The ancient and the new @ Linden New Art

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Linden New Art celebrates the ancient and the new in two solo exhibitions by Alick Tipoti and Samuel Tupou

Lagangu > Alick Tipoti

Duplikator > Samuel Tupou

21 July to 9 October 2016

Alick Tipoti is recognised as one of the Torres Strait Islands’ most dynamic contemporary artists. Growing up on Badu Island, he learnt the traditional stories and language from his parents. He is a passionate ambassador for his culture through his visual art and dance and uses these art forms to inform, promote and strengthen Torres Strait Islander culture for future generations.

Artsit: Alick Tipoti

Artsit: Alick Tipoti

The driving force behind Alick’s passion for creating his art is cultural preservation. Alick’s exhibition will fill Linden’s gallery spaces with a series of new large-scale intricately carved lino-prints, paintings and sculptures. Most of the stories presented in Alick’s work tell about life on the sea and the creatures that inhabit it. The imagery tells of the important relationship to man and the way in which the sea sustains the islander peoples both physically and spiritually. He explores the connection with spiritual ancestors through the representation of totems such as the Dugong and Turtle.

Inherent in Torres Strait Islander culture is dance. In establishing the Zugabul Traditional Torres Strait Island dance group Alick has been able to keep this dynamic aspect of Torres Strait Islander culture alive. For Alick, “Zugabul dancers are all about ancient culture…period”. These ancient dances explore themes of spirits, ancient traditions and the sea and are performed mainly as chants both old and new. Through the Zugabul dances not only does Alick keep culture alive for the next generation, he demonstratively highlights his skill as a superior maker of traditional costume, headdresses and masks, through the use of modern and traditional materials and techniques.

Samuel Tupou - Duplikator July 2016

Samuel Tupou – Duplikator July 2016

Gallery Director, Melinda Martin, emphasises, “Presenting a solo exhibition by Alick Tipoti is a real coup for the gallery as he has just returned from Monaco where he completed a major installation on the roof top as part of an exhibition of his work at the Oceanographic Museum of Monaco”.

Samuel Tupou’s exhibition Duplikator also finds its source in ancient islander culture. Born in New Zealand of Tongan and New Zealand descent, Tupou moved to Australia with his family and spent his formative years growing up in Nhulunbuy in Arnhem Land, in the Northern Territory.

Alick Tipoti - Lagangu - Linden New Art - July 2016

Alick Tipoti – Lagangu – Linden New Art – July 2016

With only fragmented contact to his Father’s Tongan heritage growing up it was not until a visit in 1998 to his ancestral home that Samuel was surrounded by his Tongan heritage. This visit with his father and brother was truly the first time Samuel was exposed to the immense repertoire of patterning of the traditional Tapa (Ngatu) cloth. Samuel describes an overwhelming feeling of reverence and pride in viewing these incredibly detailed highly patterned large-scale cloths and even more importantly a connection to culture that he previously had not experienced. For Samuel it was the discovery of the source of his culture an emotional connection and an empowering vision from where to draw inspiration for his future work.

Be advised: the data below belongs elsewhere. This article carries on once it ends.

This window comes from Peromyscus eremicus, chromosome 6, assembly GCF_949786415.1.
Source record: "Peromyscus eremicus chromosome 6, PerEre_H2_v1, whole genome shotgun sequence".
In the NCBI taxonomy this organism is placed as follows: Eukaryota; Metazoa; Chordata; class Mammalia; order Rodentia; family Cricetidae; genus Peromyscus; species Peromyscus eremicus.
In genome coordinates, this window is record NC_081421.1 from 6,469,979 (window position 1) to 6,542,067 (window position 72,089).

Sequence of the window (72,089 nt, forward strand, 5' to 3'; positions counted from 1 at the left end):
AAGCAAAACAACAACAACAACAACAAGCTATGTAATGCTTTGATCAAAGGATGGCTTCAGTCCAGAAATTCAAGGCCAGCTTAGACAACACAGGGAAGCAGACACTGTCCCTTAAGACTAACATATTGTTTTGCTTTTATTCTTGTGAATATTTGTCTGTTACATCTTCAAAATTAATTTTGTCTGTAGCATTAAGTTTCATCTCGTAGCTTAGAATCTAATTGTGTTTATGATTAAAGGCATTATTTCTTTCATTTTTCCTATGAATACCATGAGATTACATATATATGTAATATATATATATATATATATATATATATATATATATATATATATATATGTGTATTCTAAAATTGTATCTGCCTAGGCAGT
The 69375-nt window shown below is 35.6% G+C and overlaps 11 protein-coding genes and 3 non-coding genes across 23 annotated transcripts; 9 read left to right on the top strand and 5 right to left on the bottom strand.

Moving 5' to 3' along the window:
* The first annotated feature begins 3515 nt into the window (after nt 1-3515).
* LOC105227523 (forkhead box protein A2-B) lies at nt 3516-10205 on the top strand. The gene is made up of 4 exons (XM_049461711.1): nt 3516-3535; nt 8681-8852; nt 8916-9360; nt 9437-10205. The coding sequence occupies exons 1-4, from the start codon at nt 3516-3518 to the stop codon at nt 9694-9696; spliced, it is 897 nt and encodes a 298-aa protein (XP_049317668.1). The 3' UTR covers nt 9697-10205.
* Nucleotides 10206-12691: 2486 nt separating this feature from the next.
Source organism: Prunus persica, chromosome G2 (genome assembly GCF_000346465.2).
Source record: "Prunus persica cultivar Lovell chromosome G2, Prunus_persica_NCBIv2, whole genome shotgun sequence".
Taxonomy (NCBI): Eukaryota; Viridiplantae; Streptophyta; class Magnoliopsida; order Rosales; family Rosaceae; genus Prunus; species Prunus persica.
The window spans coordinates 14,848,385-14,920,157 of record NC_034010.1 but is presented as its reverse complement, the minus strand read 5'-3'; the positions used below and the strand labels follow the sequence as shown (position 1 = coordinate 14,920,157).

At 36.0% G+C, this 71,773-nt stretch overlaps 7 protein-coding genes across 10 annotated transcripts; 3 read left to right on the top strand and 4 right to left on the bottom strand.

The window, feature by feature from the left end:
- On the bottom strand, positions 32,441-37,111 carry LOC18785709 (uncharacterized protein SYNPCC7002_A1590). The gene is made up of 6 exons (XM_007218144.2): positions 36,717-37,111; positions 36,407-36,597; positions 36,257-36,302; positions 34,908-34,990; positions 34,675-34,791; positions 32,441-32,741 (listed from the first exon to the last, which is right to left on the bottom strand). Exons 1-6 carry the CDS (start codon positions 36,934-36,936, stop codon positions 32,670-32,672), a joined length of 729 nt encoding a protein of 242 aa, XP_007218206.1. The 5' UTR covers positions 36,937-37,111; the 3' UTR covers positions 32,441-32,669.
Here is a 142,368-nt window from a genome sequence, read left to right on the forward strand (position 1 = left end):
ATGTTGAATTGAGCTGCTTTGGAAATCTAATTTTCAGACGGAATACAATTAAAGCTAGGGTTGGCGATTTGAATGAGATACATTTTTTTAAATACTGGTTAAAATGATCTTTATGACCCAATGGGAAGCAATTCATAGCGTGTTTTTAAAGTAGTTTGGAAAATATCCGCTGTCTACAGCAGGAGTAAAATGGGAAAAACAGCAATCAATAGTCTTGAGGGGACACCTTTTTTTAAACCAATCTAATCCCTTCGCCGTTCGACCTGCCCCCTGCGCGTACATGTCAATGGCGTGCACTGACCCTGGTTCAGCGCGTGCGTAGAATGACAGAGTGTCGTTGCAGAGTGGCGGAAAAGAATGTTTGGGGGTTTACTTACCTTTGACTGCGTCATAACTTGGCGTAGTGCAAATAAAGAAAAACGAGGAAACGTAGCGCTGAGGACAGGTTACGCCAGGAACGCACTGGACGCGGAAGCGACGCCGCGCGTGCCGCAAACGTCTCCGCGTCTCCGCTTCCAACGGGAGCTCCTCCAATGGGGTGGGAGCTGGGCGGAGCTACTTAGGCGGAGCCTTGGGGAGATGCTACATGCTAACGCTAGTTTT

In his Linden exhibition, Duplikator, we find Samuel’s signature use of vivid colours, pop sensibility, and street art techniques combined with patterns inspired by Tapa designs. Adapting printmaking techniques such as silkscreen and printing onto layers of Perspex and PVC cut into shapes, his works are multi-layered both in appearance and cultural context. Central to his work are the exploration of themes covering migration, culture clash and loss of connection to culture. In this exhibition Samuel merges these themes, family history, memory and tradition within a modern visual framework, focusing on elements that unite through the use of recurring design motifs and patterning.

Gallery Director, Melinda Martin, “is pleased to be presenting Samuel’s work alongside his artistic hero Alick Tipoti and is looking forward to exploring the way in which two different cultures intersect”.

As part of Linden’s winter exhibition program a range of public programs were offered during July and August, including opportunities to meet both artists’ in the opening week. During August, a Crafternoon designed for adults and run by fibre-design artist, Adrienne Kneebone, will introduce traditional indigenous basketry techniques. Each participant will be taught the skills to create their very own woven basket.

Samuel Tupou and Alick Tipoti at Linden New Art July 2016

Samuel Tupou and Alick Tipoti at Linden New Art July 2016

Adult’s Crafternoon: Indigenous Basketry

Join fibre-design artist, Adrienne Kneebone for this hands-on workshop in which you will learn the ancient craft of twined basketry. You will learn how to harvest leaves, vines and grasses for weaving, how to prepare them and what traditional techniques to use. At the end of the session you will take home your own hand woven beautiful and functional basket/work of art.

Date: Sunday 28 August 2016

Time: 1.00PM to 4.00PM

Cost: $55 per person, includes all materials

Book:weteach.me/1ZZiWfe

 

Linden New Art

26 Acland Street

St Kilda Victoria 3182

www.lindenarts.org

gallery@lindenarts.org

tel: (03) 9534 0099

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